Pregnancy and child

Decongestant sprays linked to rare birth defects

“Pregnant women who use nasal sprays for colds and hayfever increase the risk of rare birth defects,” reports the Mail Online.

This headline was based on a large study of infants with and without birth defects. It looked at whether their mothers said they had used decongestants during the first 12 weeks of their pregnancy.

It found a possible link between birth defects and two ingredients commonly found in decongestants (phenylephrine and phenylpropanolamine).

Most strikingly, the risk of a birth defect where the walls separating the chambers of the heart are poorly formed or absent was eight times higher in mothers taking phenylephrine. While this sounds alarming, as the Mail rightly points out, the increase should be placed into the wider context. The increase in risk translates into a 2.7 in 1,000 (0.27%) chance the baby would have the defect.

It is also worth noting that this study did not set out to prove that decongestant medicines cause birth defects, only whether the two may be linked. We can’t say for definite, on the basis of this study, that nasal sprays cause birth defects.

It is generally advisable to use as few over-the-counter medicines as possible during pregnancy.

Read more advice about using medication during pregnancy.

Where did the story come from?

The study was carried out by researchers from Harvard University, the National University of Singapore, and Boston University and was funded by Eunice Kennedy Shriver National Institute of Child Health and Human Development.

The study authors declare that the Pharmacoepidemiology Program at the Harvard School of Public Health (Harvard University) and the Slone Epidemiology Center (Boston University) receive support from various pharmaceutical companies, some of which could manufacture products included in these analyses. However, the report their current study analyses was not supported by any pharmaceutical manufacturer.

The study was published in the peer-reviewed American Journal of Epidemiology.

The Mail Online’s coverage was broadly accurate and included useful information highlighting how the risk increases uncovered in the study should be kept in perspective. As the birth defects involved were rare, any small changes in numbers can create a large sounding increase in risk.

What kind of research was this?

This was a case-control study looking at possible reasons for birth defects in infants born in the US or Canada.

The researchers were following up previous research suggesting that exposure to specific oral decongestants may increase the risk of several birth defects. They wanted to further investigate this possible link to see if it was true.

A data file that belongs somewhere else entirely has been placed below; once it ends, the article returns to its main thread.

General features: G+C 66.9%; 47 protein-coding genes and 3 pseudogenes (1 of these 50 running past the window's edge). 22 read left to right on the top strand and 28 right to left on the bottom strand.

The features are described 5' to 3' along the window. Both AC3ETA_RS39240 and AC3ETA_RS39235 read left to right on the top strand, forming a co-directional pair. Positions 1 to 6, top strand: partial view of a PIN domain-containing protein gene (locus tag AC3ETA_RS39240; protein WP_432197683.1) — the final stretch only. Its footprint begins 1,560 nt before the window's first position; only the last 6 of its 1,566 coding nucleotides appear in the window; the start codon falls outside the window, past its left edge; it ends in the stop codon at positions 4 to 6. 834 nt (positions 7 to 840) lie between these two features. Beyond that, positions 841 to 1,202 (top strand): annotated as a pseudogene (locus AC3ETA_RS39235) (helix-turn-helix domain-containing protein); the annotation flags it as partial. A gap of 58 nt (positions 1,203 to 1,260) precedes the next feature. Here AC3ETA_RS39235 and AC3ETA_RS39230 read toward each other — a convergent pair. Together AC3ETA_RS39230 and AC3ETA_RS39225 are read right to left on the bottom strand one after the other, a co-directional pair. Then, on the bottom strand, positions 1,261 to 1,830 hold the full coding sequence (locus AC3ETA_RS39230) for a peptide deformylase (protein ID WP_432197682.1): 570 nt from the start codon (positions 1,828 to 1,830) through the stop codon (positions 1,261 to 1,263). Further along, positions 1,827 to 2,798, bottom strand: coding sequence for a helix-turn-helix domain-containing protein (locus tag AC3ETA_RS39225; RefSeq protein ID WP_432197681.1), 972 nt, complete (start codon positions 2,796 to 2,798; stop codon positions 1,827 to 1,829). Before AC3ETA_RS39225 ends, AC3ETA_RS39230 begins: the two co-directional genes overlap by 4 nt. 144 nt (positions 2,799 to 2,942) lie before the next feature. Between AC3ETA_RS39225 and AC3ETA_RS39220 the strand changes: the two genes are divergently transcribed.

A case-control study is the favoured study design for investigating rare diseases such as birth defects. However, they cannot prove cause and effect. Instead, they can uncover potential links between how certain exposures during pregnancy may relate to differences in the chance of a birth defect occurring.

The ‘gold standard’ research design, a randomised controlled trial, could never be used to assess the possible harm of using nasal decongestants due to the obvious ethical implications of potentially placing a pregnancy at risk.

It would also be very impractical as you’d have to include a lot of pregnant women in the study to be able to include just a few cases of birth defects, because they are rare.

What did the research involve?

The researchers studied 12,734 infants with birth defects (the “cases”) and 7,606 without (the “controls”). Mothers of the infants were interviewed and filled in questionnaires within six months of delivery.

These interviews and questionnaires gathered information on reproductive, medical and lifestyle factors including details of exposure to all medications – prescription or over-the-counter – in the two months before pregnancy, and during pregnancy.

Detailed, highly structured interviews were used to boost the recall of the different medications used during this period. The specific medicines taken were identified so the researchers could look up their ingredients.

The mothers of the infants and the nurses who were interviewing them were not aware that the research was investigating decongestants (presumably to avoid the issue of recall bias).

Once they had all the information, the researchers compared the cases and controls to see if they had any noticeable differences in their exposure to different medicines, including decongestants.

The birth defects under investigation were:

  • eye defects
  • ear defects
  • ventricular septal defect (a defect in the wall dividing the two large chambers of the heart, the right, which pumps deoxygenated blood to the lungs, and the left, which pumps oxygenated blood around the body)
  • coarctation of the aorta (a narrowing of the large artery that leaves the left side of the heart and carries oxygenated blood to the body)